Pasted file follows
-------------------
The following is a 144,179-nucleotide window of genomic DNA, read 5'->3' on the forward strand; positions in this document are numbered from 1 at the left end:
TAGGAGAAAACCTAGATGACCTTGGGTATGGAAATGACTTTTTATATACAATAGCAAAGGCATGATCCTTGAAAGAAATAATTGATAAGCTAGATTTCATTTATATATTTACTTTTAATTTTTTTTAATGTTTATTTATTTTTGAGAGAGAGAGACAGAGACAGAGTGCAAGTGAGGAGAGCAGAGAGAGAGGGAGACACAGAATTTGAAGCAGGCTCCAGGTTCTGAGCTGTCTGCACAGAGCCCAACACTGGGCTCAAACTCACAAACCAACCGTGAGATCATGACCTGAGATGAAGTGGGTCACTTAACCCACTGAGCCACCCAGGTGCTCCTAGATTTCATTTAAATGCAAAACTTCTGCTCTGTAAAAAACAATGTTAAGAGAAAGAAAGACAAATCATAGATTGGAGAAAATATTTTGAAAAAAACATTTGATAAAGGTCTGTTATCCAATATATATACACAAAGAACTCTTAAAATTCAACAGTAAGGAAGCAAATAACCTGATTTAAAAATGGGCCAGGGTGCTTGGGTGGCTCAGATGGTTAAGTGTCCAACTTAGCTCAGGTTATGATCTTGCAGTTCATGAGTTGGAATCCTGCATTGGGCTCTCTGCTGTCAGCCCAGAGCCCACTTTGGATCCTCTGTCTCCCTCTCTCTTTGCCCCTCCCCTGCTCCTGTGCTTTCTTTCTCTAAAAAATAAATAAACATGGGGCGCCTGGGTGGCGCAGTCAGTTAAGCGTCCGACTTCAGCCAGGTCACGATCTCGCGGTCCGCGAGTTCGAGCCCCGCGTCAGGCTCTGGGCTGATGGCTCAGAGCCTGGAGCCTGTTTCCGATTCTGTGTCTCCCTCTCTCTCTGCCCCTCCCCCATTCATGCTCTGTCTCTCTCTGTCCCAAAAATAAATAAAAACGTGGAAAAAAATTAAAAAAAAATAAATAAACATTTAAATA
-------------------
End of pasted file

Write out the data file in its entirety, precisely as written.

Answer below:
The following is a 144,179-nucleotide window of genomic DNA, read 5'->3' on the forward strand; positions in this document are numbered from 1 at the left end:
TAGGAGAAAACCTAGATGACCTTGGGTATGGAAATGACTTTTTATATACAATAGCAAAGGCATGATCCTTGAAAGAAATAATTGATAAGCTAGATTTCATTTATATATTTACTTTTAATTTTTTTTAATGTTTATTTATTTTTGAGAGAGAGAGACAGAGACAGAGTGCAAGTGAGGAGAGCAGAGAGAGAGGGAGACACAGAATTTGAAGCAGGCTCCAGGTTCTGAGCTGTCTGCACAGAGCCCAACACTGGGCTCAAACTCACAAACCAACCGTGAGATCATGACCTGAGATGAAGTGGGTCACTTAACCCACTGAGCCACCCAGGTGCTCCTAGATTTCATTTAAATGCAAAACTTCTGCTCTGTAAAAAACAATGTTAAGAGAAAGAAAGACAAATCATAGATTGGAGAAAATATTTTGAAAAAAACATTTGATAAAGGTCTGTTATCCAATATATATACACAAAGAACTCTTAAAATTCAACAGTAAGGAAGCAAATAACCTGATTTAAAAATGGGCCAGGGTGCTTGGGTGGCTCAGATGGTTAAGTGTCCAACTTAGCTCAGGTTATGATCTTGCAGTTCATGAGTTGGAATCCTGCATTGGGCTCTCTGCTGTCAGCCCAGAGCCCACTTTGGATCCTCTGTCTCCCTCTCTCTTTGCCCCTCCCCTGCTCCTGTGCTTTCTTTCTCTAAAAAATAAATAAACATGGGGCGCCTGGGTGGCGCAGTCAGTTAAGCGTCCGACTTCAGCCAGGTCACGATCTCGCGGTCCGCGAGTTCGAGCCCCGCGTCAGGCTCTGGGCTGATGGCTCAGAGCCTGGAGCCTGTTTCCGATTCTGTGTCTCCCTCTCTCTCTGCCCCTCCCCCATTCATGCTCTGTCTCTCTCTGTCCCAAAAATAAATAAAAACGTGGAAAAAAATTAAAAAAAAATAAATAAACATTTAAATA